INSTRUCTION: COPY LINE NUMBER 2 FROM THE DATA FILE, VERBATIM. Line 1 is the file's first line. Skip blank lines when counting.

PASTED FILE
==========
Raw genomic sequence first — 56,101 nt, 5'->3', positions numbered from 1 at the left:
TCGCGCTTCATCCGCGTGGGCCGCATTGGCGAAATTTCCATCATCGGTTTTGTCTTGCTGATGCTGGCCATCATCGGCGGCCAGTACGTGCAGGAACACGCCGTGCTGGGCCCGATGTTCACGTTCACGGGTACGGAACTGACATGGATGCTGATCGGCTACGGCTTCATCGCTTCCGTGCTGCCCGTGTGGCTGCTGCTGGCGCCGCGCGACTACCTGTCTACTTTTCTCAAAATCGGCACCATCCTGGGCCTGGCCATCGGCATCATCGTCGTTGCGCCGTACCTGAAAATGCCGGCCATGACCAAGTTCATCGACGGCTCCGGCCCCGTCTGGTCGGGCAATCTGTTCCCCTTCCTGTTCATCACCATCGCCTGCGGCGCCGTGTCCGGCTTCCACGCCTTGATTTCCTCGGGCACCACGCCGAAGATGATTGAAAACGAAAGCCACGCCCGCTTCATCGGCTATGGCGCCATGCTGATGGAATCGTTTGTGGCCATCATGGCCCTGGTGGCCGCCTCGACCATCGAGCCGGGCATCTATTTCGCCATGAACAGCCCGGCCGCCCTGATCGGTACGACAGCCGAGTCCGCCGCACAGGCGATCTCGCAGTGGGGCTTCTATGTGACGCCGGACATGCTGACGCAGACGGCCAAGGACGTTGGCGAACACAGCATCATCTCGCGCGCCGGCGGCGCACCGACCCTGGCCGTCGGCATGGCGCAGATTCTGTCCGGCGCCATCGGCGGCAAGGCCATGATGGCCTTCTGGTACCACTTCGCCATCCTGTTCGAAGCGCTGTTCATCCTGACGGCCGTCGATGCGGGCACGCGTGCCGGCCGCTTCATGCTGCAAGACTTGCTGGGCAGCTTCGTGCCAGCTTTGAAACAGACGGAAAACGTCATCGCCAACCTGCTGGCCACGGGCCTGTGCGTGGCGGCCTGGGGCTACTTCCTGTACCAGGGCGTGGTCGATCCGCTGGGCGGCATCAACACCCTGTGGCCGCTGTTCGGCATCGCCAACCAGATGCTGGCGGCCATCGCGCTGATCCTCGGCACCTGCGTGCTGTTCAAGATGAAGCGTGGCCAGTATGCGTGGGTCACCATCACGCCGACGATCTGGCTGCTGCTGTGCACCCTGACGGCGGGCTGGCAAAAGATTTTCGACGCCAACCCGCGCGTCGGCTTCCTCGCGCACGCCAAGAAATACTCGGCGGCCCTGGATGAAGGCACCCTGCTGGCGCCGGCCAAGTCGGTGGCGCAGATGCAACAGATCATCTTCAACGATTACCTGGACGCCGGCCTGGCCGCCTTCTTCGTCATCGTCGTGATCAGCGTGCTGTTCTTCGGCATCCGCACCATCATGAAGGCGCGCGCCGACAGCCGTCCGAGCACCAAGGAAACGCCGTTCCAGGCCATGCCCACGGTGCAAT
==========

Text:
TCGCGCTTCATCCGCGTGGGCCGCATTGGCGAAATTTCCATCATCGGTTTTGTCTTGCTGATGCTGGCCATCATCGGCGGCCAGTACGTGCAGGAACACGCCGTGCTGGGCCCGATGTTCACGTTCACGGGTACGGAACTGACATGGATGCTGATCGGCTACGGCTTCATCGCTTCCGTGCTGCCCGTGTGGCTGCTGCTGGCGCCGCGCGACTACCTGTCTACTTTTCTCAAAATCGGCACCATCCTGGGCCTGGCCATCGGCATCATCGTCGTTGCGCCGTACCTGAAAATGCCGGCCATGACCAAGTTCATCGACGGCTCCGGCCCCGTCTGGTCGGGCAATCTGTTCCCCTTCCTGTTCATCACCATCGCCTGCGGCGCCGTGTCCGGCTTCCACGCCTTGATTTCCTCGGGCACCACGCCGAAGATGATTGAAAACGAAAGCCACGCCCGCTTCATCGGCTATGGCGCCATGCTGATGGAATCGTTTGTGGCCATCATGGCCCTGGTGGCCGCCTCGACCATCGAGCCGGGCATCTATTTCGCCATGAACAGCCCGGCCGCCCTGATCGGTACGACAGCCGAGTCCGCCGCACAGGCGATCTCGCAGTGGGGCTTCTATGTGACGCCGGACATGCTGACGCAGACGGCCAAGGACGTTGGCGAACACAGCATCATCTCGCGCGCCGGCGGCGCACCGACCCTGGCCGTCGGCATGGCGCAGATTCTGTCCGGCGCCATCGGCGGCAAGGCCATGATGGCCTTCTGGTACCACTTCGCCATCCTGTTCGAAGCGCTGTTCATCCTGACGGCCGTCGATGCGGGCACGCGTGCCGGCCGCTTCATGCTGCAAGACTTGCTGGGCAGCTTCGTGCCAGCTTTGAAACAGACGGAAAACGTCATCGCCAACCTGCTGGCCACGGGCCTGTGCGTGGCGGCCTGGGGCTACTTCCTGTACCAGGGCGTGGTCGATCCGCTGGGCGGCATCAACACCCTGTGGCCGCTGTTCGGCATCGCCAACCAGATGCTGGCGGCCATCGCGCTGATCCTCGGCACCTGCGTGCTGTTCAAGATGAAGCGTGGCCAGTATGCGTGGGTCACCATCACGCCGACGATCTGGCTGCTGCTGTGCACCCTGACGGCGGGCTGGCAAAAGATTTTCGACGCCAACCCGCGCGTCGGCTTCCTCGCGCACGCCAAGAAATACTCGGCGGCCCTGGATGAAGGCACCCTGCTGGCGCCGGCCAAGTCGGTGGCGCAGATGCAACAGATCATCTTCAACGATTACCTGGACGCCGGCCTGGCCGCCTTCTTCGTCATCGTCGTGATCAGCGTGCTGTTCTTCGGCATCCGCACCATCATGAAGGCGCGCGCCGACAGCCGTCCGAGCACCAAGGAAACGCCGTTCCAGGCCATGCCCACGGTGCAAT